whatever their culture or their environment or neighborhood, whatever the
family told them, who they are and what they’re going to be about. Yet,
when you go to a canon of scripture, then you can identify with who you
really are.And they were always in the Bible, men of African descent, throughout the
Bible from Genesis to the Revelations, some eighty percent of the
characters in the canon of scripture were African descent. And we just need
to understand, Peter was saying that we’re a chosen generation, a holy
nation, God’s own special treasure, peculiar people, we need to know who we
are in the sight of God. You know, we’re blessed coming in and going out,
we’re champions and kings, and priests, we’re more than conquerers, and
that’s who we identify with.

How did God see us and not how did man put on us, “you’re shiftless, you’re
lazy” and all these stereotypes and so forth concerning black people. But
hey, no, black people are a prized possession. You know they used to say,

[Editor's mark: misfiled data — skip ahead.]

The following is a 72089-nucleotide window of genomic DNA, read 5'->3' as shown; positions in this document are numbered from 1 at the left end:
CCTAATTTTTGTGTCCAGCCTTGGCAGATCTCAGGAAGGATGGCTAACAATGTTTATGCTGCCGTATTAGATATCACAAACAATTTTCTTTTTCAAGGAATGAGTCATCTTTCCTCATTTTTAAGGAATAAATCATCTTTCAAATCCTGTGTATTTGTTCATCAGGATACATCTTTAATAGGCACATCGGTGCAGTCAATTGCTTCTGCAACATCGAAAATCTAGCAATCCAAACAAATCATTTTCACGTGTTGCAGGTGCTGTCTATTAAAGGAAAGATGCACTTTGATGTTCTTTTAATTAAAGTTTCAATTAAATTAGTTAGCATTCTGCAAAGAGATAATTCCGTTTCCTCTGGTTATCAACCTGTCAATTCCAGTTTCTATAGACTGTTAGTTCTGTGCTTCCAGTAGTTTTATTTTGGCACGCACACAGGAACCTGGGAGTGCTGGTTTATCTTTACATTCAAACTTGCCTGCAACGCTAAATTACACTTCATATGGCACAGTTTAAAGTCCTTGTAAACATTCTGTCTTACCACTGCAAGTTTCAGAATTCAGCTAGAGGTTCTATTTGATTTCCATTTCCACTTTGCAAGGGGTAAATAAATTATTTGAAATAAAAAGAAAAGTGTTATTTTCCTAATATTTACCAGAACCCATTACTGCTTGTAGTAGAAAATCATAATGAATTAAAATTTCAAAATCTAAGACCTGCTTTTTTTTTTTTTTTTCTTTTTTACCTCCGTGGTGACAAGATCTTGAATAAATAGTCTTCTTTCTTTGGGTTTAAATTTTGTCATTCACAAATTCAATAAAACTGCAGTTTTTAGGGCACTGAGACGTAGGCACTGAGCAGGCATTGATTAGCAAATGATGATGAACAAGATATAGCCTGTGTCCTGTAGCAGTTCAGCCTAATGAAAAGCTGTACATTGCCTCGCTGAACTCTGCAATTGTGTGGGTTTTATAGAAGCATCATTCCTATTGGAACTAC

God loves black people too. And that’s not right either. You’re not an
afterthought. He loves black people period, let’s just leave it right
there. Period. Just like he loves everybody. He loves black people, period,
not “too” or “also” like some kind of afterthought.

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Are You Pro-Black or Pro-Christ?

When we truly understand the struggle of black Americans it is easy to relate to many of their causes today. When blacks fought for human rights, civil rights, marched, campaigned and protested all because of their color, it was understandable to be pro-black. Although racism, prejudice and discrimination still exist, the movements being made in the 1960′s and earlier have diminished if not altogether dissolved. Malcolm,  Dr. King and many others fought and died for the cause, now what. Blacks can’t afford to see only through the eyes of their “blackness” anymore, but through the eyes of God.